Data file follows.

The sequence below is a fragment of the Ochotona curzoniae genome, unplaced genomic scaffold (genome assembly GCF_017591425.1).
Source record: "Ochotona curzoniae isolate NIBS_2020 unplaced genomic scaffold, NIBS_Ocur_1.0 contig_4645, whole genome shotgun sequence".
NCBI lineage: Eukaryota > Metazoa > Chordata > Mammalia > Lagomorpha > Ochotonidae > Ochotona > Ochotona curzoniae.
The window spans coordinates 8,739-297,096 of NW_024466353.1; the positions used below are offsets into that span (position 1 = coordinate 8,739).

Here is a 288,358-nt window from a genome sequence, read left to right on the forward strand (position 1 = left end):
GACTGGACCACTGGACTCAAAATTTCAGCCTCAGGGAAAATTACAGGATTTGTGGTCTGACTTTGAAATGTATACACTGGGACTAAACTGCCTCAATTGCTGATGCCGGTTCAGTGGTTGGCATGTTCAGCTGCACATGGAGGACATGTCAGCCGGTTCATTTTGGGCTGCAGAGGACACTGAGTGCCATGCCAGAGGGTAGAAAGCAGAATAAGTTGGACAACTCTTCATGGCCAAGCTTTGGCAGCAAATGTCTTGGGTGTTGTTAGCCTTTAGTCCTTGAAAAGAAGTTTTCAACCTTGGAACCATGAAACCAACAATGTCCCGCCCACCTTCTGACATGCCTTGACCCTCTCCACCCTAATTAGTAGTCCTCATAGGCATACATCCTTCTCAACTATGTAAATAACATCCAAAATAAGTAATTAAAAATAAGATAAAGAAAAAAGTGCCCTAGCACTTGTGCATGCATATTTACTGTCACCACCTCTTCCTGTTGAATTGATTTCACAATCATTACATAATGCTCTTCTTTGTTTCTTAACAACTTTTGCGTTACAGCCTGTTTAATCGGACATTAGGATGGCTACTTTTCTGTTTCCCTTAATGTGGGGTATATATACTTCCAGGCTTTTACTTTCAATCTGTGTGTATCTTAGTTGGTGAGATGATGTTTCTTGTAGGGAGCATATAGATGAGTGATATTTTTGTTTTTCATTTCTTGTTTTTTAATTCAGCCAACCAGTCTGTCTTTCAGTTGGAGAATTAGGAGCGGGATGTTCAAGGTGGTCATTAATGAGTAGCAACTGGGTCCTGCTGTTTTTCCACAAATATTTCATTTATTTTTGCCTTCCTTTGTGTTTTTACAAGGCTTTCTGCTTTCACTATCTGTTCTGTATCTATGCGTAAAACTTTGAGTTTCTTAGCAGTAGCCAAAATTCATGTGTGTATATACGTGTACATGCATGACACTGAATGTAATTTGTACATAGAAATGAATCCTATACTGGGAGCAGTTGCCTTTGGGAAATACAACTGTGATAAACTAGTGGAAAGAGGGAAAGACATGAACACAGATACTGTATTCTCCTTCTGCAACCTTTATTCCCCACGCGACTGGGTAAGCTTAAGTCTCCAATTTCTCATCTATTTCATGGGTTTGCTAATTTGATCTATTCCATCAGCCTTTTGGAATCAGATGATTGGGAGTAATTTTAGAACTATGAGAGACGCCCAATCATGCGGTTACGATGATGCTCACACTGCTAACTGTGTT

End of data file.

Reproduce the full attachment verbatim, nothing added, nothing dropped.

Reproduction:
The sequence below is a fragment of the Ochotona curzoniae genome, unplaced genomic scaffold (genome assembly GCF_017591425.1).
Source record: "Ochotona curzoniae isolate NIBS_2020 unplaced genomic scaffold, NIBS_Ocur_1.0 contig_4645, whole genome shotgun sequence".
NCBI lineage: Eukaryota > Metazoa > Chordata > Mammalia > Lagomorpha > Ochotonidae > Ochotona > Ochotona curzoniae.
The window spans coordinates 8,739-297,096 of NW_024466353.1; the positions used below are offsets into that span (position 1 = coordinate 8,739).

Here is a 288,358-nt window from a genome sequence, read left to right on the forward strand (position 1 = left end):
GACTGGACCACTGGACTCAAAATTTCAGCCTCAGGGAAAATTACAGGATTTGTGGTCTGACTTTGAAATGTATACACTGGGACTAAACTGCCTCAATTGCTGATGCCGGTTCAGTGGTTGGCATGTTCAGCTGCACATGGAGGACATGTCAGCCGGTTCATTTTGGGCTGCAGAGGACACTGAGTGCCATGCCAGAGGGTAGAAAGCAGAATAAGTTGGACAACTCTTCATGGCCAAGCTTTGGCAGCAAATGTCTTGGGTGTTGTTAGCCTTTAGTCCTTGAAAAGAAGTTTTCAACCTTGGAACCATGAAACCAACAATGTCCCGCCCACCTTCTGACATGCCTTGACCCTCTCCACCCTAATTAGTAGTCCTCATAGGCATACATCCTTCTCAACTATGTAAATAACATCCAAAATAAGTAATTAAAAATAAGATAAAGAAAAAAGTGCCCTAGCACTTGTGCATGCATATTTACTGTCACCACCTCTTCCTGTTGAATTGATTTCACAATCATTACATAATGCTCTTCTTTGTTTCTTAACAACTTTTGCGTTACAGCCTGTTTAATCGGACATTAGGATGGCTACTTTTCTGTTTCCCTTAATGTGGGGTATATATACTTCCAGGCTTTTACTTTCAATCTGTGTGTATCTTAGTTGGTGAGATGATGTTTCTTGTAGGGAGCATATAGATGAGTGATATTTTTGTTTTTCATTTCTTGTTTTTTAATTCAGCCAACCAGTCTGTCTTTCAGTTGGAGAATTAGGAGCGGGATGTTCAAGGTGGTCATTAATGAGTAGCAACTGGGTCCTGCTGTTTTTCCACAAATATTTCATTTATTTTTGCCTTCCTTTGTGTTTTTACAAGGCTTTCTGCTTTCACTATCTGTTCTGTATCTATGCGTAAAACTTTGAGTTTCTTAGCAGTAGCCAAAATTCATGTGTGTATATACGTGTACATGCATGACACTGAATGTAATTTGTACATAGAAATGAATCCTATACTGGGAGCAGTTGCCTTTGGGAAATACAACTGTGATAAACTAGTGGAAAGAGGGAAAGACATGAACACAGATACTGTATTCTCCTTCTGCAACCTTTATTCCCCACGCGACTGGGTAAGCTTAAGTCTCCAATTTCTCATCTATTTCATGGGTTTGCTAATTTGATCTATTCCATCAGCCTTTTGGAATCAGATGATTGGGAGTAATTTTAGAACTATGAGAGACGCCCAATCATGCGGTTACGATGATGCTCACACTGCTAACTGTGTT